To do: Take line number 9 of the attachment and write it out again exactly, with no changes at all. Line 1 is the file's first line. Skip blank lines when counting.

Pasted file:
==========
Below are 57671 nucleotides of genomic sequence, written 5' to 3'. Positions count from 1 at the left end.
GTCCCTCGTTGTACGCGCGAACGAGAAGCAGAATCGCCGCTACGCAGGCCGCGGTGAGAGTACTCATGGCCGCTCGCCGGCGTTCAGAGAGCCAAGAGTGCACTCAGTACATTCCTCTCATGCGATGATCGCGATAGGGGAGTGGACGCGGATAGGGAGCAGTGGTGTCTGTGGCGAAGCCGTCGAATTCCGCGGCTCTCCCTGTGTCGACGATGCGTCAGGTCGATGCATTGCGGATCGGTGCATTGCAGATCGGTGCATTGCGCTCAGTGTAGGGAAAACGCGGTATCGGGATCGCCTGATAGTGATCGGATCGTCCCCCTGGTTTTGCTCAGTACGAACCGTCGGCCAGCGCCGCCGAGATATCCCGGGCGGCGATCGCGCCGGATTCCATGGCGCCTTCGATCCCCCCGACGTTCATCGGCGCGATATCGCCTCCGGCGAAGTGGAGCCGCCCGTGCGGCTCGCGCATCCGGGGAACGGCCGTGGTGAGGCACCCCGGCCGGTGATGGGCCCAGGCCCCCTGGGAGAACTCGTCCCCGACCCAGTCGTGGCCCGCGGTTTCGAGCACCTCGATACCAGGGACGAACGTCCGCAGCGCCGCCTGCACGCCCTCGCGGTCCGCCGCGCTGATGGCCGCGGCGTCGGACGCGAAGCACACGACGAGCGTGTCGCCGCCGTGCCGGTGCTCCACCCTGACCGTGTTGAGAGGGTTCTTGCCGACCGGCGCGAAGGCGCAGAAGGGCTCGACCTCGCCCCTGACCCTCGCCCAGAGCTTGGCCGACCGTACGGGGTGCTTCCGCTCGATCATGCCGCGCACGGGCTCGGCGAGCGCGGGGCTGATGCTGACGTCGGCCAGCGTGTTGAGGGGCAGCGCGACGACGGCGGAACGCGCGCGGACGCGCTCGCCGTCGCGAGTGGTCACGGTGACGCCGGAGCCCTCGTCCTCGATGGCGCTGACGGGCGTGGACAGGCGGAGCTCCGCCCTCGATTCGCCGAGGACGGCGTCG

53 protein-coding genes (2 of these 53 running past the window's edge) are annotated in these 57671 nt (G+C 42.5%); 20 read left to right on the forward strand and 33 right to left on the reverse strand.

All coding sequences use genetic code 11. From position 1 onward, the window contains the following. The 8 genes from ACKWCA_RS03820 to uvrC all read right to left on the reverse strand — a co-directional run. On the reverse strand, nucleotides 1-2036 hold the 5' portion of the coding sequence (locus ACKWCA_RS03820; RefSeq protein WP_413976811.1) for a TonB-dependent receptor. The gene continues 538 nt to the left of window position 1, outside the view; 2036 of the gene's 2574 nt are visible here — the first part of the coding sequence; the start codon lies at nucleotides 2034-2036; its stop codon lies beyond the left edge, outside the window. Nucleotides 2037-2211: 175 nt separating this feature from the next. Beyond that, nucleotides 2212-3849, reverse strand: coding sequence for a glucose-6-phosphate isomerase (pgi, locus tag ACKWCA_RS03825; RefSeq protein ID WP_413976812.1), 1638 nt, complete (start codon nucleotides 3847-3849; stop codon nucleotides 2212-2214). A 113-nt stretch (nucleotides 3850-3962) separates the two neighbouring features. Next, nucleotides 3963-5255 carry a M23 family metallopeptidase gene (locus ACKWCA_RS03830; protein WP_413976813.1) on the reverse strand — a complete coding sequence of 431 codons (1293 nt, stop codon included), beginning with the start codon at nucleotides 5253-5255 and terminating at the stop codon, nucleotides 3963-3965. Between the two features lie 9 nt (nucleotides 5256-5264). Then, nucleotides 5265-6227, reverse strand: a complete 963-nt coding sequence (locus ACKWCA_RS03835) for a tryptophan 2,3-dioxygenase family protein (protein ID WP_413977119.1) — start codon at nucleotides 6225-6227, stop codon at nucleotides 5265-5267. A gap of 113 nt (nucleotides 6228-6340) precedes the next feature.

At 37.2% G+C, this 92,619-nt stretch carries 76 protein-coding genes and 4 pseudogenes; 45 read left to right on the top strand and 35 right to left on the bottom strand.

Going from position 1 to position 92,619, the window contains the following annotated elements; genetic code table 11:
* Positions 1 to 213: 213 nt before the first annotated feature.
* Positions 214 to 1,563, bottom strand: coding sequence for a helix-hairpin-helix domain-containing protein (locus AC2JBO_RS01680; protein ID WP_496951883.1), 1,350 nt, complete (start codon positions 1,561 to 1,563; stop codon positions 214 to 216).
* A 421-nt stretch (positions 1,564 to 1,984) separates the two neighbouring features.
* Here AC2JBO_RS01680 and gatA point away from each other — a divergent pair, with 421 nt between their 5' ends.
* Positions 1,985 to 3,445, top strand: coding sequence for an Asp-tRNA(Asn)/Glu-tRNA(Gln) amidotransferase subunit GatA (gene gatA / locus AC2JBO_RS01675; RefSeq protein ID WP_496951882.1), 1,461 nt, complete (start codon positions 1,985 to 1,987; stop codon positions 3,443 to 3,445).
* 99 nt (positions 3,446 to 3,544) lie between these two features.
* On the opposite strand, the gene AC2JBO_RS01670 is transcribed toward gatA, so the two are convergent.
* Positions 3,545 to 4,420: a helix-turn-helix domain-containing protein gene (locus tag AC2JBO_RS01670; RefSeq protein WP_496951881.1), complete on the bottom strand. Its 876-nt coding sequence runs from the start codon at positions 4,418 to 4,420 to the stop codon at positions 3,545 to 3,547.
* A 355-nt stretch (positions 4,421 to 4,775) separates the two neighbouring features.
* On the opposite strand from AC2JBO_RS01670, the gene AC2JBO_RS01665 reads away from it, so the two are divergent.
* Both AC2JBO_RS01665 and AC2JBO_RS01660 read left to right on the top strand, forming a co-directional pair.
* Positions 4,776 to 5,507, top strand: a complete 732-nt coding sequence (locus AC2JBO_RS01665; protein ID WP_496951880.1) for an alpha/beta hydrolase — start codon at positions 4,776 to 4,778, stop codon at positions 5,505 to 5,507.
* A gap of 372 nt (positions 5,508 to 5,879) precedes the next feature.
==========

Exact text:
* A 421-nt stretch (positions 1,564 to 1,984) separates the two neighbouring features.